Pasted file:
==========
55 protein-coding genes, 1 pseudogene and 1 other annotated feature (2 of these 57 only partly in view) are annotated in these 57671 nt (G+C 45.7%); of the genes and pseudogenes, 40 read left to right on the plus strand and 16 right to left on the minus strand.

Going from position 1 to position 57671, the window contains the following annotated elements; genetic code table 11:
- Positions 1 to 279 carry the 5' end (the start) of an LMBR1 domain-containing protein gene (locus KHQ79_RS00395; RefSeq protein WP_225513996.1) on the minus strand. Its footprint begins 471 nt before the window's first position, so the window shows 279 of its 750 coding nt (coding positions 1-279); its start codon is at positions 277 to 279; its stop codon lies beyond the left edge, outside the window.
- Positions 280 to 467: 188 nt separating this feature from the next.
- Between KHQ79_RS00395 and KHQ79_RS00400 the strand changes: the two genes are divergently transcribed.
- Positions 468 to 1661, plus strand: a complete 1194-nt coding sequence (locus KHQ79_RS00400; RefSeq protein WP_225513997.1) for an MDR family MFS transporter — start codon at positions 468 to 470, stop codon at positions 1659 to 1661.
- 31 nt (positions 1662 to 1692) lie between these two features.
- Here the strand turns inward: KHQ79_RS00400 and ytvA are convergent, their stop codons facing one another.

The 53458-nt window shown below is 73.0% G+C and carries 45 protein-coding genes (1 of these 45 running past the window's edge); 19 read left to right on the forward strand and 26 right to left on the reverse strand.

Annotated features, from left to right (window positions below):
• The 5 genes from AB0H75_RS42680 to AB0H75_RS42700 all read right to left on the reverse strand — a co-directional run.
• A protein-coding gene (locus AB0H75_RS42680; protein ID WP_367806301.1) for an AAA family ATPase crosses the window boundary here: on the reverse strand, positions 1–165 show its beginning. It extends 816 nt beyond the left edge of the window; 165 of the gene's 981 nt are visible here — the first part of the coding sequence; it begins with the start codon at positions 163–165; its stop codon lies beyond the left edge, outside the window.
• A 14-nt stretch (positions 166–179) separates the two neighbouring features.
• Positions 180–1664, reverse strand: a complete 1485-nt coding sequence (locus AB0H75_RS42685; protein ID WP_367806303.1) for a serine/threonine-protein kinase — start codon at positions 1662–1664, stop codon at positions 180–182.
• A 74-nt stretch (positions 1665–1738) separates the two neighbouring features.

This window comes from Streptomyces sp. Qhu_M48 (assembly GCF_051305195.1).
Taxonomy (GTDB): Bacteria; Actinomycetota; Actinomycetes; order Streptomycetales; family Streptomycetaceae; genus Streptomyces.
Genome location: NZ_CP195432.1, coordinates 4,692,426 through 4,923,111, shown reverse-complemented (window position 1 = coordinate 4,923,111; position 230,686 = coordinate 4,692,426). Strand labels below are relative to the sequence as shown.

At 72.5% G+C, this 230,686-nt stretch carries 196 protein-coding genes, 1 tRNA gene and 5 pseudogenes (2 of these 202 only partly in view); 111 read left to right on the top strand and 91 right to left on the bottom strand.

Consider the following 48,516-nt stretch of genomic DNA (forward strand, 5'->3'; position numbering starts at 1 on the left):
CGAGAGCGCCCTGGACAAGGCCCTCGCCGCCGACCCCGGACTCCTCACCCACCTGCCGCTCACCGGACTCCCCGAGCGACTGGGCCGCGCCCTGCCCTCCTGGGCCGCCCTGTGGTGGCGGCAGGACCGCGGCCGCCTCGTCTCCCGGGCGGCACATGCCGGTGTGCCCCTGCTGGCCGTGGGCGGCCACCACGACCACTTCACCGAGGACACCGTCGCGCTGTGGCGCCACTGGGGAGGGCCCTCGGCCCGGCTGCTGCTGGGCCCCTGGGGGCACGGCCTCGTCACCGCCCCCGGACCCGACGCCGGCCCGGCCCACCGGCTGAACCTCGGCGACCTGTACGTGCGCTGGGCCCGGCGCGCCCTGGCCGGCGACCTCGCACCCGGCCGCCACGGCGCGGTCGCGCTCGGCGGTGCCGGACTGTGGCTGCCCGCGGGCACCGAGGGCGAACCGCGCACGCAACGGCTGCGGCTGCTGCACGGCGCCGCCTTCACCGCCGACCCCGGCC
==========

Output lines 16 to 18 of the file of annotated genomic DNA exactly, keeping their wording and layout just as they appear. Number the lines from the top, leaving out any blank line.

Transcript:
This window comes from Streptomyces sp. Qhu_M48 (assembly GCF_051305195.1).
Taxonomy (GTDB): Bacteria; Actinomycetota; Actinomycetes; order Streptomycetales; family Streptomycetaceae; genus Streptomyces.
Genome location: NZ_CP195432.1, coordinates 4,692,426 through 4,923,111, shown reverse-complemented (window position 1 = coordinate 4,923,111; position 230,686 = coordinate 4,692,426). Strand labels below are relative to the sequence as shown.